Like

  2. your discussion posts are always 👌👌👌!! I couldn’t agree more, the ability to recognize both the good and bad in diverse books is SO important. And I don’t think there’s nearly enough discussion around the fact that diverse rep is never going to please an entire group?? I’ve personally noticed this in a LOT of books with bi rep recently, and it really irritates me to see one or two people decide they didn’t love it and then listen to everyone else just piling on and assuming it’s terrible.

    Liked by 1 person

  3. All of this. I’m sure my life would be considered bad rep by some if it were a book. (she doesn’t label her orientation. How dares she.)

    I think it’s more difficult to judge a book when it gets one kind of rep right but not another (which is not ownvoices). The Tiger’s Daughter situation. I’m currently reading it, I like it so far, and I know it gets Japan completely wrong. I’ve recently been on the other side of this – I hated a f/f book because it was a xenophobic mess. I don’t really know what to do in these cases, but in both of them I would be uncomfortable with reviewers who are not affected by the bad Japanese rep/the xenophobia against Italians rating the books one star without reading them.
    There’s always that “you can’t like the book that represents you” aspect, which… no.

    Liked by 1 person

  4. I agree. I prefer mixed rep than none. I am a member of four marginalized groups: I’m a black, bisexual woman, living with bipolar disorder. Although I also have a learning disability too. It’s not obvious until the subject springs up.

    That being said, we have variances in the groups for which we belong. We have our own issues that we need to discuss and it’s okay to use those issues as characterization. I’d rather an author, as part of those groups, write problematic characters, than someone from outside missing a mark or two.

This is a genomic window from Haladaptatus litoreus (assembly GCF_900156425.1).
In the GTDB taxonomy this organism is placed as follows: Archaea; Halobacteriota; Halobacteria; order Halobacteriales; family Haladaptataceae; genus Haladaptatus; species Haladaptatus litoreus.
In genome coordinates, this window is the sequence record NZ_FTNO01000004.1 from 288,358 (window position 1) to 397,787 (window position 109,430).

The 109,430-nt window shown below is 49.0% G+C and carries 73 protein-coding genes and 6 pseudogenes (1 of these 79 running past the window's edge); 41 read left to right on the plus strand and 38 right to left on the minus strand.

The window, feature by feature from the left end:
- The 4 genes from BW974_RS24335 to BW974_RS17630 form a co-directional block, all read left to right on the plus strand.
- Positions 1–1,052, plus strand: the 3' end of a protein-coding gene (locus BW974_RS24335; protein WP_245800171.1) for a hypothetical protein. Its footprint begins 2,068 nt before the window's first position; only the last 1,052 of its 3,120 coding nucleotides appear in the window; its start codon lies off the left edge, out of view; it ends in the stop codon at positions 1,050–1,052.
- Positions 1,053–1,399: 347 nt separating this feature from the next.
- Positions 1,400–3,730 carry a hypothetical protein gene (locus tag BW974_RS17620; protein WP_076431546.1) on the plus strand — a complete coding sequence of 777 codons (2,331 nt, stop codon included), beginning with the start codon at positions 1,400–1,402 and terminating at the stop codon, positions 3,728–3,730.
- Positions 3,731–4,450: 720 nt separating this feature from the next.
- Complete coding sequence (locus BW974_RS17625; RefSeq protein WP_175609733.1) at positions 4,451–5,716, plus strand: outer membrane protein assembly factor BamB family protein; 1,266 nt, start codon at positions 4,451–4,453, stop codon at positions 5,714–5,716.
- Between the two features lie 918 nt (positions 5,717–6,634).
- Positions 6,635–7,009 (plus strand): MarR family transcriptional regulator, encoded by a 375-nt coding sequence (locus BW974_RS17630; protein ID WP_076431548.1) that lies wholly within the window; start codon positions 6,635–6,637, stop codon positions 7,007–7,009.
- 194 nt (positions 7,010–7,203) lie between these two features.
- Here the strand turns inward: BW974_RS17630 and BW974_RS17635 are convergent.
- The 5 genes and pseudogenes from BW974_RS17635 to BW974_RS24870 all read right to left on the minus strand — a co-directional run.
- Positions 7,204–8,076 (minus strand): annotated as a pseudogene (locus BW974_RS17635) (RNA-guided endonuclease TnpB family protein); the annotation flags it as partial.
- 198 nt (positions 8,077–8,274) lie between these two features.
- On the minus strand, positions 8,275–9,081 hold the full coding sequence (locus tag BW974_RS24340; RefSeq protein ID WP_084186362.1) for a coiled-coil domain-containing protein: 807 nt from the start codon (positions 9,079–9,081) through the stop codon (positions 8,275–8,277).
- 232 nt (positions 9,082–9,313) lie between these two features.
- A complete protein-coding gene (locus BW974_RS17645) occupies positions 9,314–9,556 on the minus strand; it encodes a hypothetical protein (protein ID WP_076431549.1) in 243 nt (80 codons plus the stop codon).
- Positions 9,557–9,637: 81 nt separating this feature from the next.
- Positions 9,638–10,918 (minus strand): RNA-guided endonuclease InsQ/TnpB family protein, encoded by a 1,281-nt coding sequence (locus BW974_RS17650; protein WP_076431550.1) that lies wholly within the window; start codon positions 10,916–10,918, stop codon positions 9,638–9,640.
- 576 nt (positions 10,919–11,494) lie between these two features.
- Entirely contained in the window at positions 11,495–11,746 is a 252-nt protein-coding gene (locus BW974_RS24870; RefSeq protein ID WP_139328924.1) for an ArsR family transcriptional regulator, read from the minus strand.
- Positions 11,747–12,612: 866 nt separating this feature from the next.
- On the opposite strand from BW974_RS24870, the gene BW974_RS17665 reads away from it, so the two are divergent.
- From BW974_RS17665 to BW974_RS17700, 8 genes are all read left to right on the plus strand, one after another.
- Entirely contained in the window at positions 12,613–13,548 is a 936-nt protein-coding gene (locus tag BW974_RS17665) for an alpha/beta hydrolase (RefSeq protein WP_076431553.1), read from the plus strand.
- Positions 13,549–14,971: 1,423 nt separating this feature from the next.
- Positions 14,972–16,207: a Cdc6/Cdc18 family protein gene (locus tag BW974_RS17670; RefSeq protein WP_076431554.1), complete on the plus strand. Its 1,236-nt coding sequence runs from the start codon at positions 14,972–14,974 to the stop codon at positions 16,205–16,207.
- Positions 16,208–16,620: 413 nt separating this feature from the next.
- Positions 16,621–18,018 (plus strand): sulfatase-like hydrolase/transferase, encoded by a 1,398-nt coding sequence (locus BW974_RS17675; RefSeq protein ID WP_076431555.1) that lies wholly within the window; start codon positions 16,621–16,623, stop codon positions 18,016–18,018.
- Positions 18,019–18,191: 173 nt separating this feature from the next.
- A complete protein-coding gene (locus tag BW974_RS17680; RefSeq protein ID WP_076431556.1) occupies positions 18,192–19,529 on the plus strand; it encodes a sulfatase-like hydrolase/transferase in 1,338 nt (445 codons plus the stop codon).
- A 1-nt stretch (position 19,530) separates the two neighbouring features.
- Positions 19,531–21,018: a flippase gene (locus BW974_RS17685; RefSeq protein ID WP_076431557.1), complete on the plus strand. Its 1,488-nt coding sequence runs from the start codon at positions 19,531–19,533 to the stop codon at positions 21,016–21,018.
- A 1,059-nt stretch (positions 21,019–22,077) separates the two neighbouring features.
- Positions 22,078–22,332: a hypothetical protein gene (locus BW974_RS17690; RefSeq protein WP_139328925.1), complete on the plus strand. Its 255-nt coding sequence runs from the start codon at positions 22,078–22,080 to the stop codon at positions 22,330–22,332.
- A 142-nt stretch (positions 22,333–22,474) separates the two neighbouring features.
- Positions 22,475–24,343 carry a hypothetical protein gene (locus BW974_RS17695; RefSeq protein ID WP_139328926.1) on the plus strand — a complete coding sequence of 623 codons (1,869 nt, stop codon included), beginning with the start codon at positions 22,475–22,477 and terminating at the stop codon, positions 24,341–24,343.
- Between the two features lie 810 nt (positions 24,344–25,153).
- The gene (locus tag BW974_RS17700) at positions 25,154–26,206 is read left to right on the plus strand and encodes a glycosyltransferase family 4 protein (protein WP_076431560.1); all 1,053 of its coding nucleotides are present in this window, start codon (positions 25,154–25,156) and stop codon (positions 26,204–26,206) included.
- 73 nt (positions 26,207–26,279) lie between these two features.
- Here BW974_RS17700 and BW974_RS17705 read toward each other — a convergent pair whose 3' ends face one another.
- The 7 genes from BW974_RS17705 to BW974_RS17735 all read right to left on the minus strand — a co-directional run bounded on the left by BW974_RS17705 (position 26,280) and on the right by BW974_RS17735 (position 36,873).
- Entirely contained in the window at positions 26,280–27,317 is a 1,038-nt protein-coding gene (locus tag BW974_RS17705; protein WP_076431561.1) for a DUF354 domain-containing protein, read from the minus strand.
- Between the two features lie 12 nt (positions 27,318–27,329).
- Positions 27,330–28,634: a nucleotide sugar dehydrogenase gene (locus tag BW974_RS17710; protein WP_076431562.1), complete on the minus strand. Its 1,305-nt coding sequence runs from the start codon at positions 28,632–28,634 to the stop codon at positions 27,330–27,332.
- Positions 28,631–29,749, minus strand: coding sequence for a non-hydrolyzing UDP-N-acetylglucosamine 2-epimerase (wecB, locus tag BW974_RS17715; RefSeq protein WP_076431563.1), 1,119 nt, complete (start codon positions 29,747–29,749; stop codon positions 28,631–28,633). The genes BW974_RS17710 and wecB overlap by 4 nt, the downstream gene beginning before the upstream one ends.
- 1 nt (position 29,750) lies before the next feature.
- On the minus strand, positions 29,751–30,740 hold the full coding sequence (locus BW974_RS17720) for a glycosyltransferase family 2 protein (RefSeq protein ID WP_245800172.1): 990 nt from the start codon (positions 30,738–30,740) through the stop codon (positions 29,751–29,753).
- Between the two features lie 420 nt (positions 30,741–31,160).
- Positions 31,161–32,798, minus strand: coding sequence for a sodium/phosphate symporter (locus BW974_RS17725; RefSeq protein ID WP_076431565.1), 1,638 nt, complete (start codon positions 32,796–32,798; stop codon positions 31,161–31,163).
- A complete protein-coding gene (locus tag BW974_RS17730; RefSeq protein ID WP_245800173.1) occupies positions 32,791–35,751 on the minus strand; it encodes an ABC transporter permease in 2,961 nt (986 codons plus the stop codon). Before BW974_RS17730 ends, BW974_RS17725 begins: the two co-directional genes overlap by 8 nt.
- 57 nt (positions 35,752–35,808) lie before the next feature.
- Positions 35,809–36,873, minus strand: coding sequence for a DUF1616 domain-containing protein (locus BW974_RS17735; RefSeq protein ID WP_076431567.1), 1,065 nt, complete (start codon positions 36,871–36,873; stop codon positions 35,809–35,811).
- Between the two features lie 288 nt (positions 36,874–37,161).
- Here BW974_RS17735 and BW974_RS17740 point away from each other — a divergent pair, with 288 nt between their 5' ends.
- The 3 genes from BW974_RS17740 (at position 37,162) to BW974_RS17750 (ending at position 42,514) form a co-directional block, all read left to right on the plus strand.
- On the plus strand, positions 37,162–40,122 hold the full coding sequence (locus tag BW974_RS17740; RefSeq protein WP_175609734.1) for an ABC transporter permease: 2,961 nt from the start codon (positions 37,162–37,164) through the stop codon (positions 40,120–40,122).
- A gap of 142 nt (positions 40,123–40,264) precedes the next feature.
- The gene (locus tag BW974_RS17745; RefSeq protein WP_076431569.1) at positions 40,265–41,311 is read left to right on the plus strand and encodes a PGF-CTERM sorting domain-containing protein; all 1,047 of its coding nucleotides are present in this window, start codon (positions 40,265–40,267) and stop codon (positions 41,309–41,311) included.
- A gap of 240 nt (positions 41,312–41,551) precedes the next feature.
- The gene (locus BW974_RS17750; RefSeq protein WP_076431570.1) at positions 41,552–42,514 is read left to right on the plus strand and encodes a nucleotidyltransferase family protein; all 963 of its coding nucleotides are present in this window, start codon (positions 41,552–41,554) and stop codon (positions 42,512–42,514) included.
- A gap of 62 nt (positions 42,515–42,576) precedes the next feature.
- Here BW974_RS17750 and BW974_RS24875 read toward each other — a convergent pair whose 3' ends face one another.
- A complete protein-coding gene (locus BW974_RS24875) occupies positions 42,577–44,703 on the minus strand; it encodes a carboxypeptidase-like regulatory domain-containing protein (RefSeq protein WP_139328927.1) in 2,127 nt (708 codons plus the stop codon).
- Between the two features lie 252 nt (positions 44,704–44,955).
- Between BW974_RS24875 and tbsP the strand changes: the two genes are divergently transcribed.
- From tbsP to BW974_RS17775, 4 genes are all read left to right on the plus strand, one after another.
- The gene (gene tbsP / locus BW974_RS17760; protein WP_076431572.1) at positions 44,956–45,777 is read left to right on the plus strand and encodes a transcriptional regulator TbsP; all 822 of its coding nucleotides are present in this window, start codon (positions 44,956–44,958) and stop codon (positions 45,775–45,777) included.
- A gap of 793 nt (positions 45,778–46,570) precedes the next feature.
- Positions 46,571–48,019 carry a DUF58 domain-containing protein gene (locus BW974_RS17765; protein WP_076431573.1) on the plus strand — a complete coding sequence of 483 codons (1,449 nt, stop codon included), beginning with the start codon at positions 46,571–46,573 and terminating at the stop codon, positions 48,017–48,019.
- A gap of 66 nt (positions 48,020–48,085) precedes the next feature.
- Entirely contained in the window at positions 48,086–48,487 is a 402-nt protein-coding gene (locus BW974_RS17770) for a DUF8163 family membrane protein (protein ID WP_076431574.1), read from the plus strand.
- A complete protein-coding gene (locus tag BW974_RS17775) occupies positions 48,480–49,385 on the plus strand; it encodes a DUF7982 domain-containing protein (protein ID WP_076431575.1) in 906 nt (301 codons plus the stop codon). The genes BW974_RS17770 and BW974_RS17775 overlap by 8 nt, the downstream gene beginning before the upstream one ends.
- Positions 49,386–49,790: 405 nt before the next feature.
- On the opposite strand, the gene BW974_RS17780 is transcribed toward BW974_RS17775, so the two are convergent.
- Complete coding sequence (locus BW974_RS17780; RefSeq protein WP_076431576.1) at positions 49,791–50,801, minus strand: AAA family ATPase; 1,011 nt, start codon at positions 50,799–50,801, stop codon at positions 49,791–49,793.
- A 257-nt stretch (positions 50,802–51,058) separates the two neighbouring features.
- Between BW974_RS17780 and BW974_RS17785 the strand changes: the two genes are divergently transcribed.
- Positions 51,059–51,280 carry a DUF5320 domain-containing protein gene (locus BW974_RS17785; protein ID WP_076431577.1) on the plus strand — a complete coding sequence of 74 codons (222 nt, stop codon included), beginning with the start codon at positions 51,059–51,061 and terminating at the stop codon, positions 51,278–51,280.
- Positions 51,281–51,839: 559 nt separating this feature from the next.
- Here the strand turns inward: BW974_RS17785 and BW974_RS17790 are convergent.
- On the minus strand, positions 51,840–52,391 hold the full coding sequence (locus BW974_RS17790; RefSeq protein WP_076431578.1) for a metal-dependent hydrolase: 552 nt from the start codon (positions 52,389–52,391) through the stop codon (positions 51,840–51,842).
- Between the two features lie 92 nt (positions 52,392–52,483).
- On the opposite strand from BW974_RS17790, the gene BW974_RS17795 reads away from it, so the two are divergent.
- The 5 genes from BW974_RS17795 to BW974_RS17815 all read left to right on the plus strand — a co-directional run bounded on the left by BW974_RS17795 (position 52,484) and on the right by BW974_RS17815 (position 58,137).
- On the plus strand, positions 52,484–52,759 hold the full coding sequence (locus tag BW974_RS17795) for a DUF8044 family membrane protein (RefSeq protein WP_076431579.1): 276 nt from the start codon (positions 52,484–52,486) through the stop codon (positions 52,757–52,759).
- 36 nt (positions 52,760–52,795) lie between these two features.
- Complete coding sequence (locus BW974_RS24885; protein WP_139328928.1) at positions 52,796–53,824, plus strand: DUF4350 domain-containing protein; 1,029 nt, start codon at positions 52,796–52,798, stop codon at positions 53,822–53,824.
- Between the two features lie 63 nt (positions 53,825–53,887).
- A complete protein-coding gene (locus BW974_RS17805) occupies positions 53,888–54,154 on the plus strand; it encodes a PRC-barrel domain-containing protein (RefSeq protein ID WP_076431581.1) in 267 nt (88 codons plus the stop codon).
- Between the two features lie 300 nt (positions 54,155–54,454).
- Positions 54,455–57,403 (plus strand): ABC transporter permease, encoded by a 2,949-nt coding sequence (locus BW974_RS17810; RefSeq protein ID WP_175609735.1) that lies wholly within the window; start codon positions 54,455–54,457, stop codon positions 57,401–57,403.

Liked by 1 person

  5. You deserve a round of applause for this blog post.

    I’ve been wanting to put up a discussion post very similar to this for a while, around the reactions to mental health lit. Same as you I have come across so many ownvoice books that have been treated in the worst way because one person doesn’t agree or personally relate to THAT portrayal.

    In mental health lit I have seen so much criticism for both if a book is too much of a ‘typical’ portrayal of a disorder but also if it’s a ‘less typical’ portrayal of a disorder.

    There is obviously no win win to this – but if you don’t relate that doesn’t mean the book is bad? Maybe it relates to someone else? Like that author’s ACTUAL EXPERIENCE.

    Liked by 1 person

  6. Same! I feel like representation is better than no representation, even if I don’t feel that the representation connects to me personally.

    Like, I read this book, and it was vv tied into Chinese culture but did I relate to the Chinese main character (outside of her saying Chinese words sometimes)??? NO. But just KNOWING that she was Chinese and that like, most of the cast was Chinese was enough because annoyingly, white is usually the default. And it really shouldn’t be.

    Liked by 1 person

    1. YES. EXACTLY. EXACTLY. I just read Tyler Johnson Was Here, and there was a lead who was casually a lesbian. Nothing to do with the plot, she was just there, existing and liking girls. And you know what? I’ll fight anyone who considers that worse than no rep at all. I needed that in second grade. People NEED that. Just because more complex rep is important doesn’t mean side characters as rep are bad

      Liked by 1 person

      1. (wow i’m replying super late soz i went on a hiatus ❤ also apparently i wasn't??? following??? your blog??????????????/ but yes it's fixed ❤ )

        HONESTLY YES. I AGREE SO MUCH. We need people to know that being these things is okay! Reading a book with a Chinese main character still makes me happy EVEN IF I DON'T CONNECT WITH THEM because guess what? I CAN RELATE TO THE CHARACTER

        Liked by 1 person